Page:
The bank further said the expressions of interest must be submitted by no later than June 15, 2024.

According to the tender document details, the project is aimed at maximising the hydropower potential of the Kariba Dam complex, increase solar capacity and enhance the efficiency of the combined hydro/solar system.

Energy and Power Development Minister Edgar Moyo recently told this publication that the floating of solar panels on Lake Kariba would be done in phases.

He, however, said the Government was yet to finalise the project’s final capacity as grid impact studies were still being conducted.

The Southern African Development Community member states have for many years only made limited investments in new power generation, hence the region-wide energy crisis, which has also been worsened by the adverse effects of climate change.

In an interview on Thursday, energy expert and former Zimbabwe Electricity Supply Authority chief executive officer Engineer Ben Rafemoyo said green energy was the way to go, given the adverse effects of climate change on hydropower.

He said the floating of solar panels in the dam was feasible, as such projects have already been carried out elsewhere in the world, and if successfully implemented, would complement the hydropower generation at the giant water reservoir.

“I think it is a positive move. It also helps to reduce evaporation within the dam itself while, at the same time, it is a conducive environment for solar production.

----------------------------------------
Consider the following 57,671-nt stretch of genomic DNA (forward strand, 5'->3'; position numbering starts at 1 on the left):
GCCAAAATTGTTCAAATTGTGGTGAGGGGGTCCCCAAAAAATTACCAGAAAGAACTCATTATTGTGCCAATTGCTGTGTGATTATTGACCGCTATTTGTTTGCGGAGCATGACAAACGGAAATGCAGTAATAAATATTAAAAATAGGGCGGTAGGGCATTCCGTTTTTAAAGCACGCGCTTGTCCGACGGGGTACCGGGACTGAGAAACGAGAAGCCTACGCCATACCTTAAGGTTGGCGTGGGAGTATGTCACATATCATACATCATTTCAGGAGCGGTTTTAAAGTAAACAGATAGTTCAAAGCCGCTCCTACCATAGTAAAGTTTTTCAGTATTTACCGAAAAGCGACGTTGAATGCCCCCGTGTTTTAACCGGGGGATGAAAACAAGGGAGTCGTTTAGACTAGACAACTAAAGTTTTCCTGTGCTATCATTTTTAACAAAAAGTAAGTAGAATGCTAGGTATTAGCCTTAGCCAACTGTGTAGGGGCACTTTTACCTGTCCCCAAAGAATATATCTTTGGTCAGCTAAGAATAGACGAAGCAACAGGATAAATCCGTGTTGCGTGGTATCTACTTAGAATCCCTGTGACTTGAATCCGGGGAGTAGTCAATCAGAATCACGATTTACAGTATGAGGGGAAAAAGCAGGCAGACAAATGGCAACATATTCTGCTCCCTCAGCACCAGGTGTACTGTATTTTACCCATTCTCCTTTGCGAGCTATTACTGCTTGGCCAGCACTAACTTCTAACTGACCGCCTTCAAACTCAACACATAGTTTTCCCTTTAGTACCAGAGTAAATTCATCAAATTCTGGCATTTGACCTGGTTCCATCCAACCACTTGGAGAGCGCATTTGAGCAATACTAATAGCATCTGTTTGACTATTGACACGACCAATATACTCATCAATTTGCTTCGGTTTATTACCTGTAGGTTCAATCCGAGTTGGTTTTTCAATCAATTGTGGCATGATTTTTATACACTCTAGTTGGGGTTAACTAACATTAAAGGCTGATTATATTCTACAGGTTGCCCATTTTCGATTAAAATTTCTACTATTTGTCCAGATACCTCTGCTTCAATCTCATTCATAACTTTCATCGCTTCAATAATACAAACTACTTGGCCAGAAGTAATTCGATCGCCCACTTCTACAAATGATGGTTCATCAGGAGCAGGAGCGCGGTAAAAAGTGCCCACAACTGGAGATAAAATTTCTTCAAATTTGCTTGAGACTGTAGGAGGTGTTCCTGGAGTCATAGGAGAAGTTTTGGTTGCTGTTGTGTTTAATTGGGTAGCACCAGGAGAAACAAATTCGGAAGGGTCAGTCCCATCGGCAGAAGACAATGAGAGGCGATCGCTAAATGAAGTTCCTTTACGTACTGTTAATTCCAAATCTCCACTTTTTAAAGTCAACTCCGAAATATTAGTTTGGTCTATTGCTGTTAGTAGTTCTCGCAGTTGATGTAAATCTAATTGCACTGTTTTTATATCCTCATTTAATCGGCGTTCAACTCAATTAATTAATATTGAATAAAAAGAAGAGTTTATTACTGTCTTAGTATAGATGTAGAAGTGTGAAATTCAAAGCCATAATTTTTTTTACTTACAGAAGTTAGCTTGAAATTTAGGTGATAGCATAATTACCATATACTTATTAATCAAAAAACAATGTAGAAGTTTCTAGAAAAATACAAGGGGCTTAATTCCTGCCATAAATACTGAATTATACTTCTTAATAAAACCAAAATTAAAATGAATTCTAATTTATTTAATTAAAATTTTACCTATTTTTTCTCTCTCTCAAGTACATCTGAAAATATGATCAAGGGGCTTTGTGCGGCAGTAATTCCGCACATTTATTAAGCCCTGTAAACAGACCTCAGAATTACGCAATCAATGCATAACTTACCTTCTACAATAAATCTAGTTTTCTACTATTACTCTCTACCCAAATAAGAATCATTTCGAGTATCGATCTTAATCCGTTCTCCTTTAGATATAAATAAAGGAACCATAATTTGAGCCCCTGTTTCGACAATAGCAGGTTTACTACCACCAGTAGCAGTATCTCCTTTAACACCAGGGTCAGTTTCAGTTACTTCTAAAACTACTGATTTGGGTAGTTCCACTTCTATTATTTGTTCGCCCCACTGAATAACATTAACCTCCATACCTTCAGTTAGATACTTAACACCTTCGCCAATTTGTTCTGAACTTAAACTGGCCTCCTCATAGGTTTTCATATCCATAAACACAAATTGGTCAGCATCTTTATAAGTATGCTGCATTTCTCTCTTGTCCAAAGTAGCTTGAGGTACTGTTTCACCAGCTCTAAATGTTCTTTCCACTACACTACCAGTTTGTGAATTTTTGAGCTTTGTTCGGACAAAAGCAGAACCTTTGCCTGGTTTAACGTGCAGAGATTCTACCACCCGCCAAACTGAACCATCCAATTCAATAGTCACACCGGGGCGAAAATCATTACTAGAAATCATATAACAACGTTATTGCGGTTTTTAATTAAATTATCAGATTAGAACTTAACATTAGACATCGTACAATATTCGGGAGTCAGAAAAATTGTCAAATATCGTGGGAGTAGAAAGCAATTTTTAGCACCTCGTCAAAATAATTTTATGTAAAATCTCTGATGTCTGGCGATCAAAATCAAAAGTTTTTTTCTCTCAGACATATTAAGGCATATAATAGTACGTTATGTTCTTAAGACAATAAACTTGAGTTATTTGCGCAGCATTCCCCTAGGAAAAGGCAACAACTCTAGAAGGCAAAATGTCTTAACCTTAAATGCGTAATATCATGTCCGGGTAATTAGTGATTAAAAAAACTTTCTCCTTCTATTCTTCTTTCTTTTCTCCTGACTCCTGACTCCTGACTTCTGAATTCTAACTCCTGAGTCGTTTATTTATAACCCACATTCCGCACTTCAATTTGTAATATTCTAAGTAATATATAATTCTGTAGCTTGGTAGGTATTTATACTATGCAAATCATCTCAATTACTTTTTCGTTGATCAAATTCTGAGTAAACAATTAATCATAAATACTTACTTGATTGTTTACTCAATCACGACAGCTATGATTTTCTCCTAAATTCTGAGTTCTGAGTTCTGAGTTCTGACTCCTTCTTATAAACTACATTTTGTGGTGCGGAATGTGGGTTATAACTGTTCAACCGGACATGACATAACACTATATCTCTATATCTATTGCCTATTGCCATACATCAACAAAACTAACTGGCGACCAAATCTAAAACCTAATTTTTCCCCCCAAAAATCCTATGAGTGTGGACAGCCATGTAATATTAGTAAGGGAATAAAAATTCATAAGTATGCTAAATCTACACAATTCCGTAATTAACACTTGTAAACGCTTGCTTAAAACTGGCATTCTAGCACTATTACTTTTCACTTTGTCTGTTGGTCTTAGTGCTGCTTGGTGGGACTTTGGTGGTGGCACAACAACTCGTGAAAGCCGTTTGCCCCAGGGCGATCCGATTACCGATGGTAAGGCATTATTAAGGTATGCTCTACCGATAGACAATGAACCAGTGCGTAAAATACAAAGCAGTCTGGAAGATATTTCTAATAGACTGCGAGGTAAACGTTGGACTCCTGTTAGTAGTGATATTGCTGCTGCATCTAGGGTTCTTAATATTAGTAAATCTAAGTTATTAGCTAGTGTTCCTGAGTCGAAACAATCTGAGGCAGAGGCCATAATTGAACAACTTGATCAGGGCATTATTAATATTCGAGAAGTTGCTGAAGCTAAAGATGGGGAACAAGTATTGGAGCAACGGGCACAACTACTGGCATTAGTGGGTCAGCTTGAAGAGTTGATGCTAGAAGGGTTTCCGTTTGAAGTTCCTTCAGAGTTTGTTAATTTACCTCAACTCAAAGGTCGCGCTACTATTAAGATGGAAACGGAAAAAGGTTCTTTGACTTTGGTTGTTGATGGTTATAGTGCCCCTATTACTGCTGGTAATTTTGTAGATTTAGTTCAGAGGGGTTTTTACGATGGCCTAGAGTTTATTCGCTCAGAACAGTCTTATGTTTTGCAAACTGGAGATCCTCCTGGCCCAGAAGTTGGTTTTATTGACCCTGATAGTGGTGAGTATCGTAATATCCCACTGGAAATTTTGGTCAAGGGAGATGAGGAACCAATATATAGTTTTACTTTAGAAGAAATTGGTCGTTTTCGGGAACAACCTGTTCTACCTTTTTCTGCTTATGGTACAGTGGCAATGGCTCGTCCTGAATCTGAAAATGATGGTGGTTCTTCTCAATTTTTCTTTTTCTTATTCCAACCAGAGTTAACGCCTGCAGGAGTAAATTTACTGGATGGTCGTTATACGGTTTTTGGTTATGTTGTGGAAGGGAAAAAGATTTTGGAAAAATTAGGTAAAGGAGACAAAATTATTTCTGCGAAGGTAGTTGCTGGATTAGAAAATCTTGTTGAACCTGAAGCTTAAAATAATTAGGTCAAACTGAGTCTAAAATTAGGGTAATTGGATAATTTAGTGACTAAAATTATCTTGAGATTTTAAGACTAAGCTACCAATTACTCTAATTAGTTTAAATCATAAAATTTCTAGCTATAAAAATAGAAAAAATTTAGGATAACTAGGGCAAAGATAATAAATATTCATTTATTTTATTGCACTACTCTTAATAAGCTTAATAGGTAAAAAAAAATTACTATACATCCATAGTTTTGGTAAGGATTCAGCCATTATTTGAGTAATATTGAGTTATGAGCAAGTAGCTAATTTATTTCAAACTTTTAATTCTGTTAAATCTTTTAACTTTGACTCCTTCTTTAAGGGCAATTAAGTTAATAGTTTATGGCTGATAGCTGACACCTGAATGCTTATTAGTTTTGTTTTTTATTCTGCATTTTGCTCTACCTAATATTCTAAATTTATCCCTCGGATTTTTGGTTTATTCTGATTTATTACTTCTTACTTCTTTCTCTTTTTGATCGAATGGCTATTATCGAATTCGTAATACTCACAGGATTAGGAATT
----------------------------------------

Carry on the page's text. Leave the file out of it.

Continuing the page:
“Of course, you know, our Lake Kariba is used for boating, fishing and other recreational activities, so it is a question of demarcating areas where they will lease out for solar production.

“These solar floating plants are becoming more and more common around the world, so this is a positive move as far as I am concerned,” he said.

Eng Rafemoyo said implementing the project on land had some limitations in that once the solar panels were installed, for instance on agricultural land, that area would never be used for that purpose.

“Yet in the dam like Kariba, the water is still there and when they instal them (solar panels), they know the maximum height that water can ever rise within the dam, so there is no interference. Whether it is low or full, it makes no difference.

“All they are saying is that the whole area, close to 300 kilometres of the dam, from one end to the other, is just lying idle,
with the water evaporating into the atmosphere.

“The idle space, which happens to be the space above the water in the dam, is where the idea of floating solar panels comes into mind. Whether there is El Niño or no El Niño, if we are talking of going green energy, this is the way to go,” he said.

According to the International Renewable Energy Agency, Zambia had a total solar deployment of 124MW as of the end of 2023, while Zimbabwe had developed 41MW from such renewable energy facilities.